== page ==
Rodolphe, a local gentleman and ladykiller shows up just as the town gets to host the annual country fair, a real boost for the place!  He seduces Emma with a steady torrent of romantic cliches and appealing hurt and angst.  Taking a window seat to the official proceedings, his words are intercut with prize awards for pigs, manure, and cows.  The bullshit is flying hot and heavy, and Emma is powerless to resist.  At last, someone who understands her!

They have a passionate love affair, but Rodolphe drops her because she’s becoming inconvenient.  Emma is shaken, but eventually picks up in earnest with Léon, leading to the cab ride and three days of bliss in an hotel room in Rouen.  She throws caution to the wind, and she actually scares her lover a bit, she’s so intense.  Her clothes get sharper and sharper, and the friendly merchant always has fancy stuff to sell on credit.  Finally he comes up with some promissory notes to sign and tells her to keep all the cash for now.  She can pay him pack later.  You can see the thought balloon above her head, filled with lists of things to buy.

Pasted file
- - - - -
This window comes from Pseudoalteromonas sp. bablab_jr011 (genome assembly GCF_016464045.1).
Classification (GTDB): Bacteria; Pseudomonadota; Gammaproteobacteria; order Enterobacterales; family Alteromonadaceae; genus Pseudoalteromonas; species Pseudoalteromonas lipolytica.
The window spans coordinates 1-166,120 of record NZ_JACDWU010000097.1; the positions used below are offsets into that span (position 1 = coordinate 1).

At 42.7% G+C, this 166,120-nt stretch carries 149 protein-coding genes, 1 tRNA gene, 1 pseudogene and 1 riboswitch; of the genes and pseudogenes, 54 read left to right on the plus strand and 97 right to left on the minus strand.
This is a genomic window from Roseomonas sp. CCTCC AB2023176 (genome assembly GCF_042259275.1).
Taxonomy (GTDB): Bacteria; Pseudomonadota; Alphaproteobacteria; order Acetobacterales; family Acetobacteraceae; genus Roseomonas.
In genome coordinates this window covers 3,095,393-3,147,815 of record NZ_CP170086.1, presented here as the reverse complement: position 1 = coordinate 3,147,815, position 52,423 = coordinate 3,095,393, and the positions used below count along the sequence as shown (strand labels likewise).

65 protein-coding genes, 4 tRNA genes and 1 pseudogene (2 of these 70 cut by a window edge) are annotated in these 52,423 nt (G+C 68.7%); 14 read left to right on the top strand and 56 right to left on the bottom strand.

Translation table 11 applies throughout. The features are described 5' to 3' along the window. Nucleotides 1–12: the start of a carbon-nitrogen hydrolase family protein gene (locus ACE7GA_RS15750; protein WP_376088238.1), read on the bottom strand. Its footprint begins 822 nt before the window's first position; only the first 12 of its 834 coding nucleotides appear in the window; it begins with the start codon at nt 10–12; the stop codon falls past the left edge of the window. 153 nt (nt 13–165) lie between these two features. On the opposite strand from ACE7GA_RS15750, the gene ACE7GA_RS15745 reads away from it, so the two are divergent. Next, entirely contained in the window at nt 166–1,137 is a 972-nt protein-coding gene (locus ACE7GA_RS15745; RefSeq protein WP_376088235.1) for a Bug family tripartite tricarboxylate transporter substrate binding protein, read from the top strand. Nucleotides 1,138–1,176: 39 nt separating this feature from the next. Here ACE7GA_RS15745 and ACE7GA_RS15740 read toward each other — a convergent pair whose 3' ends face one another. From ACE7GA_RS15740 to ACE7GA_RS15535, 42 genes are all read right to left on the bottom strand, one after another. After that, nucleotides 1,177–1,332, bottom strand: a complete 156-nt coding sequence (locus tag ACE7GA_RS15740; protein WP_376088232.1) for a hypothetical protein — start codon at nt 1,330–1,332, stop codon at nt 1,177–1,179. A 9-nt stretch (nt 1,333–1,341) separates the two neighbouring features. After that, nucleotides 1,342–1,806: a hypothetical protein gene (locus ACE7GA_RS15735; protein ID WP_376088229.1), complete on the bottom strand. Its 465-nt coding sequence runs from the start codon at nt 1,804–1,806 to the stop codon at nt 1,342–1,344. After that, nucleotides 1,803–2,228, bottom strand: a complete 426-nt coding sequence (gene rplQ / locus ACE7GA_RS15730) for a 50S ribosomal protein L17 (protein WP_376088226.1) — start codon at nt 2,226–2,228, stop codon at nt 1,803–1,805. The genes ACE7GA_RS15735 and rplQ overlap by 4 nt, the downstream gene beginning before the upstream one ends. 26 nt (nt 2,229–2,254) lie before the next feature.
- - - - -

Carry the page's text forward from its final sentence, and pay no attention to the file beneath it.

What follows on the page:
It had to end.  The bills come due.  The bailiffs come to take back all the stuff in the house.  Notices are posted in the square – dishonor and utter humiliation await her, unless she can get 3,000 francs fast!  Won’t the draper help her out with a stay of a few days?  Her hand on his knee gets no results – he cares for francs, not fucking.  Was she really willing to do that with him? She is appalled at his insinuations, and at herself?

Of course, Rodolphe, he will help her!  He must help her!  She runs across the fields to his mansion – so difficult to do in the female costume of the day.  Standing outside his bedroom door, she is out of breath and desparate, but composes herself.

She opens the door.  “Oh, it’s you!”  There she is, in the mirror, smaller than the man of course.  She is only what she is in mens’ eyes.  Maybe she can rekindle their old love – they will run away together, of course.  She is so beautiful!